Two blocks from Moore Homestead Park in the heart of Elmhurst, the entrance to the Queens Adult Care Center is littered with cigarette butts, and people who appear to have nothing better to do than smoke them. Neighbors surrounding the 361-bed facility complain that residents beg for money, urinate in public and sit on parked cars.
Under new management since 2002, the facility has undergone renovations and is now seeking to broaden enrichment programs to transition some residents to the point of independence.
A newly constructed kitchen and laundry room remain untouched, behind two locked doors on the second floor. Barbara Faron, chief executive officer of Federation of Organizations (an independent not-for-profit welfare agency that provides onsite programming, social services and advocacy), said these facilities were designed to reintroduce basic life skills.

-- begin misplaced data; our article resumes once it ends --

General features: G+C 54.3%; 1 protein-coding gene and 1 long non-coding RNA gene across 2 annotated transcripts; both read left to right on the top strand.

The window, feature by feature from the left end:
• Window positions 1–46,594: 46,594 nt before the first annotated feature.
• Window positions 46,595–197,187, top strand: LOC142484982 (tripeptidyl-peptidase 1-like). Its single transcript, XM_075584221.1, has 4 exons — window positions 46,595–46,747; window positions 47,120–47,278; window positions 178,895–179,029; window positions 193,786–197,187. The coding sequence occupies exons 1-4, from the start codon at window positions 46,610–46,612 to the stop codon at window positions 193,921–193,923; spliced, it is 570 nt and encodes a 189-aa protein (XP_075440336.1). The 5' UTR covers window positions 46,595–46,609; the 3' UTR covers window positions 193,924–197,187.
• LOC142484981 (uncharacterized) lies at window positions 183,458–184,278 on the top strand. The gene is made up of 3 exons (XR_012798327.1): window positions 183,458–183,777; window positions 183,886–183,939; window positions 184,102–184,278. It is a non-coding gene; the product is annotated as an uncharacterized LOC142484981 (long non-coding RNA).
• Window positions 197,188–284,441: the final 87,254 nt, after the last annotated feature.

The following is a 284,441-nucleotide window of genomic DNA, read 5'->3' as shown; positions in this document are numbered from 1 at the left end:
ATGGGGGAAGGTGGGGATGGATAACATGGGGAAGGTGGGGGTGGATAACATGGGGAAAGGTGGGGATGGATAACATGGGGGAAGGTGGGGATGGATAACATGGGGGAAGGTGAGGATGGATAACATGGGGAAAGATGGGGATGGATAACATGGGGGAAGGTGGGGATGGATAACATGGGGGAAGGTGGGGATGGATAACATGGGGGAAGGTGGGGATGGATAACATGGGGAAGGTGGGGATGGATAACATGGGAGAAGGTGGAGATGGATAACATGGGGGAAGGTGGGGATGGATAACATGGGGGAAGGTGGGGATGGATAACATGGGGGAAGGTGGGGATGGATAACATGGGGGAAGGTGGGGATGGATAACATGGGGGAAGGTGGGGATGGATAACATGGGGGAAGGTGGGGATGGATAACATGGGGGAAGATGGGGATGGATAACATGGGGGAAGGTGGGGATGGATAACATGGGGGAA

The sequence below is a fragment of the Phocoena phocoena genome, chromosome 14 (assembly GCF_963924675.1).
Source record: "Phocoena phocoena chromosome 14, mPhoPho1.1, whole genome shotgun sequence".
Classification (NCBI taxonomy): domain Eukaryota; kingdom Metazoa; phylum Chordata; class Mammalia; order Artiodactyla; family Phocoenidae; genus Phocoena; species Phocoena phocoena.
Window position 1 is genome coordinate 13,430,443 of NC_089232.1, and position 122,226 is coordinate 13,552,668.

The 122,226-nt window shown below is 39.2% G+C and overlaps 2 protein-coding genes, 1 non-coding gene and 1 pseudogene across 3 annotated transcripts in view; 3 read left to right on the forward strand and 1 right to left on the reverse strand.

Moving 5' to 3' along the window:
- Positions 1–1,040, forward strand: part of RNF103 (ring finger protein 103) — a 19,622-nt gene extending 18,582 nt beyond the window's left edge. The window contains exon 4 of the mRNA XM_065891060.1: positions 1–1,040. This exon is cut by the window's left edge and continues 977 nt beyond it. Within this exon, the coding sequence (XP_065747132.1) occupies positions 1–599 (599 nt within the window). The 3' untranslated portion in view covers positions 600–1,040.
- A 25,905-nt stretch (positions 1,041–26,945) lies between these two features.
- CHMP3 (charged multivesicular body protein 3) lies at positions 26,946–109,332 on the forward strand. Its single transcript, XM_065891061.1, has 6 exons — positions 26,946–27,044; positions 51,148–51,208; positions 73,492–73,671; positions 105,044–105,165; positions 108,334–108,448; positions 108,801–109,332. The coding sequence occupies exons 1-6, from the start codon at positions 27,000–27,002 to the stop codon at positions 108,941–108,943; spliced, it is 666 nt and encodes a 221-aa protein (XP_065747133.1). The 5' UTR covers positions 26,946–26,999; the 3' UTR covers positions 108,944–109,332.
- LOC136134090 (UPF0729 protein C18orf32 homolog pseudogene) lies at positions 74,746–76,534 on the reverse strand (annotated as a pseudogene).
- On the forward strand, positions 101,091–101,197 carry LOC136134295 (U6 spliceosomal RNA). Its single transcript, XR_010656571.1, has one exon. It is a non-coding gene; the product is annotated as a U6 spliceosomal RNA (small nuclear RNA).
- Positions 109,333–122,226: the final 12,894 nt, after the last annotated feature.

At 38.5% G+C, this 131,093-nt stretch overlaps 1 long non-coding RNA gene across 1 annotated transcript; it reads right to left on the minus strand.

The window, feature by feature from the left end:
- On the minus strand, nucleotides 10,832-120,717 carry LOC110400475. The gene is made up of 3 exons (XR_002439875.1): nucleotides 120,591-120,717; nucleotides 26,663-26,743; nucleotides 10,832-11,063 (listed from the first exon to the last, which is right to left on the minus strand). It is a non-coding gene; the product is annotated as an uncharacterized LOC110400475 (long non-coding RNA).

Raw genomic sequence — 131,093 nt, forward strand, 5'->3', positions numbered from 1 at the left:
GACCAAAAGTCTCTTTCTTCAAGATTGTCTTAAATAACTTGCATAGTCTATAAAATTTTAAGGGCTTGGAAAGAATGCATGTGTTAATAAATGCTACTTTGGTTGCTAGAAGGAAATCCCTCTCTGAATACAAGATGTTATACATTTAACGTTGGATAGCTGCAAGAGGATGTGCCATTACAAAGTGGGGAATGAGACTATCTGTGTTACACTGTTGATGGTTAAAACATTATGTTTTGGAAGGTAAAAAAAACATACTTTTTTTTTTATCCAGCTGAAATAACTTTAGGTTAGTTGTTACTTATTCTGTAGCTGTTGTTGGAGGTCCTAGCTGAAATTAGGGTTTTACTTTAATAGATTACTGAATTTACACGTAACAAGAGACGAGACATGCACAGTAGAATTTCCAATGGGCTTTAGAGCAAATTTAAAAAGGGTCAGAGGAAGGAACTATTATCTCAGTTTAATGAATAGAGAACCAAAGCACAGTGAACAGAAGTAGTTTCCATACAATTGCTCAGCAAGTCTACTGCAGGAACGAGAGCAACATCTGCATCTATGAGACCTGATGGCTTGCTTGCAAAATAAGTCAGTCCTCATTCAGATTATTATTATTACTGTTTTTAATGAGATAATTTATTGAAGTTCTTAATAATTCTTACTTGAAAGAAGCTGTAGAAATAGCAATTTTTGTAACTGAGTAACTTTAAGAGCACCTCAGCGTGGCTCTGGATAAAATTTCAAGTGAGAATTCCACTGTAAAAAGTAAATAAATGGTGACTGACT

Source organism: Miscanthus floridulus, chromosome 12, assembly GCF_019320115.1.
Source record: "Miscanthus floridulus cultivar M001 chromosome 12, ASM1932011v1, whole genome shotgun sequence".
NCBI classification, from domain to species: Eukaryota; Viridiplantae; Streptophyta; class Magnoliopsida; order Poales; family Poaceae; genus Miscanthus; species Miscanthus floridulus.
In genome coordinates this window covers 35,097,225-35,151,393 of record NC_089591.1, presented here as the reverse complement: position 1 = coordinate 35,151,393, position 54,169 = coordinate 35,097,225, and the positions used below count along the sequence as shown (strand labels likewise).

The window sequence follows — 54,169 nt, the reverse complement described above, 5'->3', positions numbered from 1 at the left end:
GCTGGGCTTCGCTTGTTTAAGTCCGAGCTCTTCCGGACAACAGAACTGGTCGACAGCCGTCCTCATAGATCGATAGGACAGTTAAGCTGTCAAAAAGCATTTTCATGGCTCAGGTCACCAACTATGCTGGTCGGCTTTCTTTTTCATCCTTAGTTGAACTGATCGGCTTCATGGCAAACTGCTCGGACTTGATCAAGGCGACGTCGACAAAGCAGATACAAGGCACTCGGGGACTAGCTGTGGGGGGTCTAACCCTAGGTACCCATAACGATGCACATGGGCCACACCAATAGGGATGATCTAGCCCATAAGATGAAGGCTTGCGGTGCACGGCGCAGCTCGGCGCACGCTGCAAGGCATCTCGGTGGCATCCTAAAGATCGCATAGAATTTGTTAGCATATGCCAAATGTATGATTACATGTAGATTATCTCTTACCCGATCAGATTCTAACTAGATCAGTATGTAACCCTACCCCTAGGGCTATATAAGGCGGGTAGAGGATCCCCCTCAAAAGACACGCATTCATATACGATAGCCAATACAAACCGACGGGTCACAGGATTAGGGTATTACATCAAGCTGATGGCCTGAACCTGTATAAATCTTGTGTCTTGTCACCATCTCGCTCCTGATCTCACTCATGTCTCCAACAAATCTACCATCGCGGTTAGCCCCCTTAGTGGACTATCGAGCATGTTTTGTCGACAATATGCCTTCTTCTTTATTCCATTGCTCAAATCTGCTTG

"Our primary focus is to work with the people in the adult homes to improve their quality of life, as they see fit," said Faron. "We are in the public sector, where consequences of long-term, serious mental illness and poverty converge."
The classes plan to bring together small groups of residents to teach how to shop for food, budget money, make nutritious decisions, and prepare a simple meal. Many advocacy groups for the mentally ill emphasize independence and employment as primary paths to recovery.